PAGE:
Dependence on Vendors; Lack of Long Term Arrangements; Loss of Vendors.
 
The Company distributes supplies manufactured by a number of vendors. Thermo Fisher Scientific Group (“Thermo”), Metertest SP.ZO.O. (“Metertest”), Stanford Research Systems, Inc. (“Stanford”), Hach Company (“Hach”), Hioki E.E. Corp. (“Hioki”) and Biotage Sweden AB (“Biotage”) are among the Company’s largest suppliers, pursuant to short term arrangements. Although alternative sources of supply exist, there can be no assurance that the termination of the Company’s relationship with any of the above or other vendors would not have an adverse effect on the Company’s operations due to the Company’s dependence on these vendors. A substantial number of the Company’s suppliers have been selling their products into China directly and through other distributors. During Fiscal 2018, our sales revenue from trading activities increased by approximately 25%. During Fiscal 2019, our sales revenue from trading activities decreased by approximately 14%. During Fiscal 2020, our sales revenue from trading activities decreased by approximately 20%. A loss of a substantial vendor or substantial number of our other vendors and/or our competing with them would have a material adverse effect on our revenues from trading activities.
 
The loss of any of our key customers could reduce our revenues and our profitability.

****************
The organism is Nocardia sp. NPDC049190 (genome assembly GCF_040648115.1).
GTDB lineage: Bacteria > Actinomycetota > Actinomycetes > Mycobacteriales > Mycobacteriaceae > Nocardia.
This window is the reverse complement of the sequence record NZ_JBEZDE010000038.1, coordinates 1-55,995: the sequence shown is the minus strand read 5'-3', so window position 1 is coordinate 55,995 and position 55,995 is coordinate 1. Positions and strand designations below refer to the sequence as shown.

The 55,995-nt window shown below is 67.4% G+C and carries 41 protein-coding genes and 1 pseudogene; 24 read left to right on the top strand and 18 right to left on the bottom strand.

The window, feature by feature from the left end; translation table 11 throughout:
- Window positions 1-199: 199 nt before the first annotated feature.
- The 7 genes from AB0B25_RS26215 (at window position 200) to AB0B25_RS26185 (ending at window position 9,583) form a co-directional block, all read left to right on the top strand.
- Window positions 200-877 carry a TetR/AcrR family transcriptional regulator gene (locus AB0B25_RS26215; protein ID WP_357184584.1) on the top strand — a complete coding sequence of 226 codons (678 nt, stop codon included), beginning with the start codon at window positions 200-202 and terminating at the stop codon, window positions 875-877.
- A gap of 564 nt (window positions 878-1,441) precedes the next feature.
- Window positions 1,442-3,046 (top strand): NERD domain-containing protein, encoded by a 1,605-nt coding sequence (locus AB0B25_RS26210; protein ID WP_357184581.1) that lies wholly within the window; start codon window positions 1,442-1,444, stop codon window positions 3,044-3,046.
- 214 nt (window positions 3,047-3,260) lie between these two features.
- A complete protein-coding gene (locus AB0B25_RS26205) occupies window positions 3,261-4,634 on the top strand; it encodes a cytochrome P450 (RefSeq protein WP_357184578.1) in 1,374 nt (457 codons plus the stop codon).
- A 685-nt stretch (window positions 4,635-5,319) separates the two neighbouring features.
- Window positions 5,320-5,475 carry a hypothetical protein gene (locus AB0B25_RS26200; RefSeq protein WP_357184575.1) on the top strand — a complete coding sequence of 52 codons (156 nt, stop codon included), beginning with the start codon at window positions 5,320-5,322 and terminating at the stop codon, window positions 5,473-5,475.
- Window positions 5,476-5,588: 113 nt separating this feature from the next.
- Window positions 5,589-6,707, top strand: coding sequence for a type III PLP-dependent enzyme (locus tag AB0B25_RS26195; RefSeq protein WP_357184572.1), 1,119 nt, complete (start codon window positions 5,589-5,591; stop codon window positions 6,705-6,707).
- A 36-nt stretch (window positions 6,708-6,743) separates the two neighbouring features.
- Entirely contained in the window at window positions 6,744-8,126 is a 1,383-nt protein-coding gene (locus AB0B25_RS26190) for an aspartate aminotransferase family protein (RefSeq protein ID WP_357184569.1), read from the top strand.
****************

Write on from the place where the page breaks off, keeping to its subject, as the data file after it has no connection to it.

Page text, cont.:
For the year ended December 31, 2020, sales to our three largest customers amounted in the aggregate to approximately 23% of our total revenue. For the year ended December 31, 2019, sales to our three largest customers amounted in the aggregate to approximately 34% of our total revenue. For the year ended December 31, 2018, sales to our two largest customers amounted in the aggregate to approximately 22% of our total revenue. There can be no assurance that we will maintain or improve the relationships with these customers, or that we will be able to continue to supply these customers at current levels or at all. Any failure to pay by these customers could have a material negative effect on our company’s business. In addition, having a relatively small number of customers may cause our half yearly or annual results to be inconsistent, depending upon when these customers pay for outstanding invoices.
 
 
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During the years ended December 31, 2020, 2019 and 2018, respectively, we had one or more customers that accounted for 10% or more of our revenues.